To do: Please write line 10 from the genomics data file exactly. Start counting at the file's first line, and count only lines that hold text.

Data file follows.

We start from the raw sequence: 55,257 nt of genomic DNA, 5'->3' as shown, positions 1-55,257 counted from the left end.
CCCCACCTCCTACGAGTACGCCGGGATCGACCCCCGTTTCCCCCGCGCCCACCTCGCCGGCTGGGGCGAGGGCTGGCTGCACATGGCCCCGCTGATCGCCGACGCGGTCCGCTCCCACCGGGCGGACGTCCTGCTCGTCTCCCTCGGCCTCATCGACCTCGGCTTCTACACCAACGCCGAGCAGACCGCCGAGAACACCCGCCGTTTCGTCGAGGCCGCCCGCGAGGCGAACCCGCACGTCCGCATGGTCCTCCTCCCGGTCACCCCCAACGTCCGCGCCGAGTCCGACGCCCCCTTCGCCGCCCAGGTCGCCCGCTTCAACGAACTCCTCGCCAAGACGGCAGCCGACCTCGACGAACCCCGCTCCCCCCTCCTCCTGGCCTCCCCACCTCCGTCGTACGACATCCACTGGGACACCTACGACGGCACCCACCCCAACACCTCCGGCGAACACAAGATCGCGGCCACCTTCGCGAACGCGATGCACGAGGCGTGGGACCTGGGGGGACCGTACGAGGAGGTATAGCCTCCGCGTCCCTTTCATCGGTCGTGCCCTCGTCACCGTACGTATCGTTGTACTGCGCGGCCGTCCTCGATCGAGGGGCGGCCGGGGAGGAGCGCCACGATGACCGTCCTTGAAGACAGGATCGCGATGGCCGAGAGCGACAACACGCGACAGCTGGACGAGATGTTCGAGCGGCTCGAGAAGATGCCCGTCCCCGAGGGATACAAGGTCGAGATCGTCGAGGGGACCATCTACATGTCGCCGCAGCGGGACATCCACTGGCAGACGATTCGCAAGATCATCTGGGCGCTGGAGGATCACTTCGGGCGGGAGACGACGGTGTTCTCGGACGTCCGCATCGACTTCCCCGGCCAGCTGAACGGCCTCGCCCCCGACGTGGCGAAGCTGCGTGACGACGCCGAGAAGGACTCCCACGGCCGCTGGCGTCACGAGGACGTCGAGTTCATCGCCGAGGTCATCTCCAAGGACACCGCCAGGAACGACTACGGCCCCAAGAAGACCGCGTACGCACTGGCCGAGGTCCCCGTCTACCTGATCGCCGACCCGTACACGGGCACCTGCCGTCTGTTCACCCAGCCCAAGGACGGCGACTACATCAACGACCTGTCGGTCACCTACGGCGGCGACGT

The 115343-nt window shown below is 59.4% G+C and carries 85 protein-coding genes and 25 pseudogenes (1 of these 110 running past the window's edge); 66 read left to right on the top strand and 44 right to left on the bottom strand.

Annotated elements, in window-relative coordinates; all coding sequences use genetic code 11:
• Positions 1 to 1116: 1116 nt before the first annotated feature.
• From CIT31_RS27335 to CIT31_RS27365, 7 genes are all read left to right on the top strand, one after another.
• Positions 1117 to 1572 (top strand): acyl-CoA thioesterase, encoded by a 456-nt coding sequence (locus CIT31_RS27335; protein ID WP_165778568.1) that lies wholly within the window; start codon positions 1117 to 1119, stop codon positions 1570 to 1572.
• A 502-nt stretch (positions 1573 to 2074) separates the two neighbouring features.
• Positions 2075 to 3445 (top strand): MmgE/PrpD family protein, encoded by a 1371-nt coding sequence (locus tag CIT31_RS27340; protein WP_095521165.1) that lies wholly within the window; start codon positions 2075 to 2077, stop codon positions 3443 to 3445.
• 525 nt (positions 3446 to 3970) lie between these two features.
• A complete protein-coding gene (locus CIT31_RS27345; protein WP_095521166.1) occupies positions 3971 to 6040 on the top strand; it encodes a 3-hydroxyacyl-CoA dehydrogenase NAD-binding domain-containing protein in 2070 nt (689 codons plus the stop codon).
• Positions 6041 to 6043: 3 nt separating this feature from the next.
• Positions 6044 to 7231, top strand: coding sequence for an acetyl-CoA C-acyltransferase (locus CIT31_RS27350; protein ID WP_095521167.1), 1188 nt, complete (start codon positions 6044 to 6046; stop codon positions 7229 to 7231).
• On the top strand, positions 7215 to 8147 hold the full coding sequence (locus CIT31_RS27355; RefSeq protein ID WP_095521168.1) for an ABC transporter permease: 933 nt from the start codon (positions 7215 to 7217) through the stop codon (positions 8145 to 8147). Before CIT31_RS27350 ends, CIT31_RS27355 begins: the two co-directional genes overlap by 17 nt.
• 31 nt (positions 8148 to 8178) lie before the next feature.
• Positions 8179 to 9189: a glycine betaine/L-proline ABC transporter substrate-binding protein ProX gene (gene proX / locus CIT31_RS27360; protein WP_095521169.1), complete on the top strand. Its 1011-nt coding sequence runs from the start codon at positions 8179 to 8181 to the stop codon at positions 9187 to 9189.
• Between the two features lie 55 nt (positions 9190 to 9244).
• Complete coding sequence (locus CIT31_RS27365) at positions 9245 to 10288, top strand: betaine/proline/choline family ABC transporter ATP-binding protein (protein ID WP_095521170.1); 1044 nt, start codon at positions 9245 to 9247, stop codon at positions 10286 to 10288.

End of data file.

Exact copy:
• 525 nt (positions 3446 to 3970) lie between these two features.